Graveside funeral services are also called Direct Burial.
Commonly depicted in movies, these are funeral services in which there is not a formal viewing or ceremony except for those performed directly at the gravesite.
Graveside funerals are generally briefer and less expensive than traditional funeral services but the process to arrange one is generally the same and the funeral home or cemetery can make most of the required arrangements.
The first decision to be made is the selection of a cemetery and burial plot. Sometimes the deceased has already specified a cemetery or prepaid for an internment plot but if these arrangements have not been made, they will need to be done immediately.
The next decision will be to determine the formality of the graveside service and if a clergy member should lead the service. A religious dedication of the grave may also be desired. See Sample Funeral Services.
Decisions regarding location of the cemetery, whether to embalm and bury or cremate, date of the funeral service, who to notify, the writing of an obituary, and the creation of a funeral program all need to be completed within a few of days of death and prior to the funeral service.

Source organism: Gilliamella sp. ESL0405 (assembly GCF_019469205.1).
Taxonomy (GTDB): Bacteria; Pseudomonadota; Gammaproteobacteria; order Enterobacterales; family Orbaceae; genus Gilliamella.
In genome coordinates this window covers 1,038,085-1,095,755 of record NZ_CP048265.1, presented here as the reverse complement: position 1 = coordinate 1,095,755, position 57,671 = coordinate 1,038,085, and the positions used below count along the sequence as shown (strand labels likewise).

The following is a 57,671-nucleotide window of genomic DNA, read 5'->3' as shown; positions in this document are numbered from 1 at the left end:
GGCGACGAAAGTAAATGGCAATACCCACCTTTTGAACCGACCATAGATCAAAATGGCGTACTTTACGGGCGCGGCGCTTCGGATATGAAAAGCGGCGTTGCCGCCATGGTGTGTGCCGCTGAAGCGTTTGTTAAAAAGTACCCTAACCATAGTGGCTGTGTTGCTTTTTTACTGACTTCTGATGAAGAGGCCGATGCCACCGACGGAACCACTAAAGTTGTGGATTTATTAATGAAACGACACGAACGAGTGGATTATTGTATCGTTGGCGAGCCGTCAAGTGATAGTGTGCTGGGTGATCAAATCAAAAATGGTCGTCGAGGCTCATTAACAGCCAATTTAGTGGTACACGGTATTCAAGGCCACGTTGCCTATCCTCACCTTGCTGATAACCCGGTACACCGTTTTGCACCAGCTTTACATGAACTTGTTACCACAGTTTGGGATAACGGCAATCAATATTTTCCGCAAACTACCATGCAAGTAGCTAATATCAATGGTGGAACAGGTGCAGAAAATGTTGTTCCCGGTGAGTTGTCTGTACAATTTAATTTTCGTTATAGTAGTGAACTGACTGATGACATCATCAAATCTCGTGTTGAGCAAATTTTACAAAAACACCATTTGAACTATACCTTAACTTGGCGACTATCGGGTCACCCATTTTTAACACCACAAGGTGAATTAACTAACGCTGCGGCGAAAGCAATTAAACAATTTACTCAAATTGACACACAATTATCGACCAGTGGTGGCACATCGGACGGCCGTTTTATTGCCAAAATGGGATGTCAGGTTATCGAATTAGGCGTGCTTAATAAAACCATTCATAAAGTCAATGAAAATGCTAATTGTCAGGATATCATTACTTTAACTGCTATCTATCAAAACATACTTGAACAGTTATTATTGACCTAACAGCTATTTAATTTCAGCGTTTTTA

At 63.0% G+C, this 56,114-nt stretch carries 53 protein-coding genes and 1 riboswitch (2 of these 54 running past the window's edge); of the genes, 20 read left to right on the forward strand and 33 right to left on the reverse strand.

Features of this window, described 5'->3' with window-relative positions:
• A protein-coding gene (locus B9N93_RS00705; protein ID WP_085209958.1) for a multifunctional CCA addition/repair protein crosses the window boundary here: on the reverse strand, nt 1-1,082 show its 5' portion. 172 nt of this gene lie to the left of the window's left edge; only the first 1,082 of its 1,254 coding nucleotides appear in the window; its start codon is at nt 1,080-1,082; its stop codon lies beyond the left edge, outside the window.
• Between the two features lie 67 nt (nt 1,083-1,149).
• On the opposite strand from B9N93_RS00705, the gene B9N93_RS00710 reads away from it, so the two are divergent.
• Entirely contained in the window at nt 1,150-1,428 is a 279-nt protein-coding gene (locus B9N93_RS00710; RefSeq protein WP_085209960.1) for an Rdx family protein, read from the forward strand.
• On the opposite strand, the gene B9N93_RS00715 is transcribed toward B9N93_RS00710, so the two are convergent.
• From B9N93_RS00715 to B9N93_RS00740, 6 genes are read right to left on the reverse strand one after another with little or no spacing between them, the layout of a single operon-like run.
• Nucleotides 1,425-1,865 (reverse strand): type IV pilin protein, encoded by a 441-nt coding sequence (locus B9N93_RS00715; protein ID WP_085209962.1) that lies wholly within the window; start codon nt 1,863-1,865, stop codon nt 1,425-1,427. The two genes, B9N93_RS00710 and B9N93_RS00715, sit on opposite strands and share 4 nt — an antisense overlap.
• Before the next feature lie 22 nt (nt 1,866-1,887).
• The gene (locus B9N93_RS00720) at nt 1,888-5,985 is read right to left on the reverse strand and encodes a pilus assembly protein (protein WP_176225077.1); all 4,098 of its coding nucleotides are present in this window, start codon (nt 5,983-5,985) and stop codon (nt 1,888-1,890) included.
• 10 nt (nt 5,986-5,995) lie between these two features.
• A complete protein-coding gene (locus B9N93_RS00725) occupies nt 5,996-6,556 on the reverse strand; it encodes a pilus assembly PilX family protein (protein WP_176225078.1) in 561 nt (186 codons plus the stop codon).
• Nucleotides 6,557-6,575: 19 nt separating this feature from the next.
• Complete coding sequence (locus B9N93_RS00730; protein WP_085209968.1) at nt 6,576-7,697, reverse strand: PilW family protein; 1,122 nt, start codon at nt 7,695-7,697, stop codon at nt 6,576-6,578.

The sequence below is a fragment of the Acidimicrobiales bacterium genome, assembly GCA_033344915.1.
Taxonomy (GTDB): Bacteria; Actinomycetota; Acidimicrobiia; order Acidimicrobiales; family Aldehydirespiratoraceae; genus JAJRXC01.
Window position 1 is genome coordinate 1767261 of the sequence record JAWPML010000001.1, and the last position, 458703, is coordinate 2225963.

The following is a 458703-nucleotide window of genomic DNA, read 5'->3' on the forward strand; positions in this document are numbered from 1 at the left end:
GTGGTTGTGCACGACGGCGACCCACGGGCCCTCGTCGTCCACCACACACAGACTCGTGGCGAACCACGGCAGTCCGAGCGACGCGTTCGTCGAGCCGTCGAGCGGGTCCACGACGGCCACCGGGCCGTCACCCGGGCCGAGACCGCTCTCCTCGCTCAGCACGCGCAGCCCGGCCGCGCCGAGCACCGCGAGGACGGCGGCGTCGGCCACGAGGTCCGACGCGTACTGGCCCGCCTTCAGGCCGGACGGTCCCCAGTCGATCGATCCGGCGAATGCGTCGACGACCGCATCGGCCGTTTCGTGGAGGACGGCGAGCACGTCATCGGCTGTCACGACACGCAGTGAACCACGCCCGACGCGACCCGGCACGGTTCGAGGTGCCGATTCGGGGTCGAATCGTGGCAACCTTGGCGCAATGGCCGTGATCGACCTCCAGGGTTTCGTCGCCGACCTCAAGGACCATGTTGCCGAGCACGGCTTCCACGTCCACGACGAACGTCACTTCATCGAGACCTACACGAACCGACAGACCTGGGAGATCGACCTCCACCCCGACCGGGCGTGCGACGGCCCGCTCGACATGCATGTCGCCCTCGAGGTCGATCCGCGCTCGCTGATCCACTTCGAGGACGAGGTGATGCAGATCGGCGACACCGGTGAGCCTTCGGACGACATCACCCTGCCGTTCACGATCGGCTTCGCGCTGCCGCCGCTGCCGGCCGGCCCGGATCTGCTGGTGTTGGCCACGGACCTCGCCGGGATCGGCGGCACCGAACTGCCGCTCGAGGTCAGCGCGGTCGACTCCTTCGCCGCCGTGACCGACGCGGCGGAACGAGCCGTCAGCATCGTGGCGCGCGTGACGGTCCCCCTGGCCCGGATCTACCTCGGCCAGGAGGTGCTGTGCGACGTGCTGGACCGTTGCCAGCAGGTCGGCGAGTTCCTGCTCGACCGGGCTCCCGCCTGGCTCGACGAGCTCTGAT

If the deceased is not going to be embalmed, refrigeration or a burial/cremation within 24 hours is generally required. The funeral home or the leader of the church can assist in these manners and most will have templates for obituaries and funeral programs.
Often flowers are ordered as soon as these other details are arranged. Florists generally require at least two days to accommodate funeral services. Traditionally, a casket spray floral arrangement is ordered; this arrangement is specifically intended to be placed on the casket during the funeral. Other flower arrangements are often ordered by friends and family and placed at the graveside for the funeral service. Flowers can be very expensive and many individuals choose to ask for donations to a charity, hospital, hospice, scholarship fund, or bank account in lieu of flowers.
Calling family members to invite them to the funeral should also be done as soon as possible. While talking to them ask if they would like participate in the funeral service by being a pallbearer, offering a reading of poem, singing a song, playing an instrument, offering a prayer, offering a story about the deceased, or an eulogy.
Sometimes the deceases may have specifically requested someone to sing or otherwise participate and this desire should be communicated to the family members.
However, when making these arrangements keep in mind that most of the people attending the funeral will be standing around the gravesite and the service should be kept brief.
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